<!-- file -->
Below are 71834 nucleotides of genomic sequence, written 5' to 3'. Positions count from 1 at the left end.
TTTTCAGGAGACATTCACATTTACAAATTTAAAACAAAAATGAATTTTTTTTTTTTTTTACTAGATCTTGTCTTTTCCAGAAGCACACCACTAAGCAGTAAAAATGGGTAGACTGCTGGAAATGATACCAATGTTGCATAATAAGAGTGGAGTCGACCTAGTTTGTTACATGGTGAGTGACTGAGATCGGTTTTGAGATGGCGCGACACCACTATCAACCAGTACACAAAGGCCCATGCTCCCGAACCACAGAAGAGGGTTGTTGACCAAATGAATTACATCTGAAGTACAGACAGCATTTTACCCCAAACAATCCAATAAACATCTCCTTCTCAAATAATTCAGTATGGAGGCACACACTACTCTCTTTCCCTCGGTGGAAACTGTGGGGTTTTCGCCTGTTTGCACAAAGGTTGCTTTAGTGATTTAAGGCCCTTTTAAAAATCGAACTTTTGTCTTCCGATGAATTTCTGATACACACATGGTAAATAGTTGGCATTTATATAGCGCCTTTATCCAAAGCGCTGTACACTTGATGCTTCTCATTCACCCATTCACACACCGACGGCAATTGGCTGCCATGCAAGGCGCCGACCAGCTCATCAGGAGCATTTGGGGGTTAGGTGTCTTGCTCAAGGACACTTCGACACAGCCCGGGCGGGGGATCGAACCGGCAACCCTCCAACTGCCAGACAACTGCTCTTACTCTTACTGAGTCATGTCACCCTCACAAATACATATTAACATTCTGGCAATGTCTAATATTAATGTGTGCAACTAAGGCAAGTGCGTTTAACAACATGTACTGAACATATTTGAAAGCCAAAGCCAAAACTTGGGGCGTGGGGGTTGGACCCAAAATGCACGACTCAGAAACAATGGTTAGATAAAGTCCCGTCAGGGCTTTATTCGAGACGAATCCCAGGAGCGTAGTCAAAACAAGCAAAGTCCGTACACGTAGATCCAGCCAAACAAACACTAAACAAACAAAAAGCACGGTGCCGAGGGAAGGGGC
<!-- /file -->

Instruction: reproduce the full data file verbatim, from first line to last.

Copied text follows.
Below are 71834 nucleotides of genomic sequence, written 5' to 3'. Positions count from 1 at the left end.
TTTTCAGGAGACATTCACATTTACAAATTTAAAACAAAAATGAATTTTTTTTTTTTTTTACTAGATCTTGTCTTTTCCAGAAGCACACCACTAAGCAGTAAAAATGGGTAGACTGCTGGAAATGATACCAATGTTGCATAATAAGAGTGGAGTCGACCTAGTTTGTTACATGGTGAGTGACTGAGATCGGTTTTGAGATGGCGCGACACCACTATCAACCAGTACACAAAGGCCCATGCTCCCGAACCACAGAAGAGGGTTGTTGACCAAATGAATTACATCTGAAGTACAGACAGCATTTTACCCCAAACAATCCAATAAACATCTCCTTCTCAAATAATTCAGTATGGAGGCACACACTACTCTCTTTCCCTCGGTGGAAACTGTGGGGTTTTCGCCTGTTTGCACAAAGGTTGCTTTAGTGATTTAAGGCCCTTTTAAAAATCGAACTTTTGTCTTCCGATGAATTTCTGATACACACATGGTAAATAGTTGGCATTTATATAGCGCCTTTATCCAAAGCGCTGTACACTTGATGCTTCTCATTCACCCATTCACACACCGACGGCAATTGGCTGCCATGCAAGGCGCCGACCAGCTCATCAGGAGCATTTGGGGGTTAGGTGTCTTGCTCAAGGACACTTCGACACAGCCCGGGCGGGGGATCGAACCGGCAACCCTCCAACTGCCAGACAACTGCTCTTACTCTTACTGAGTCATGTCACCCTCACAAATACATATTAACATTCTGGCAATGTCTAATATTAATGTGTGCAACTAAGGCAAGTGCGTTTAACAACATGTACTGAACATATTTGAAAGCCAAAGCCAAAACTTGGGGCGTGGGGGTTGGACCCAAAATGCACGACTCAGAAACAATGGTTAGATAAAGTCCCGTCAGGGCTTTATTCGAGACGAATCCCAGGAGCGTAGTCAAAACAAGCAAAGTCCGTACACGTAGATCCAGCCAAACAAACACTAAACAAACAAAAAGCACGGTGCCGAGGGAAGGGGC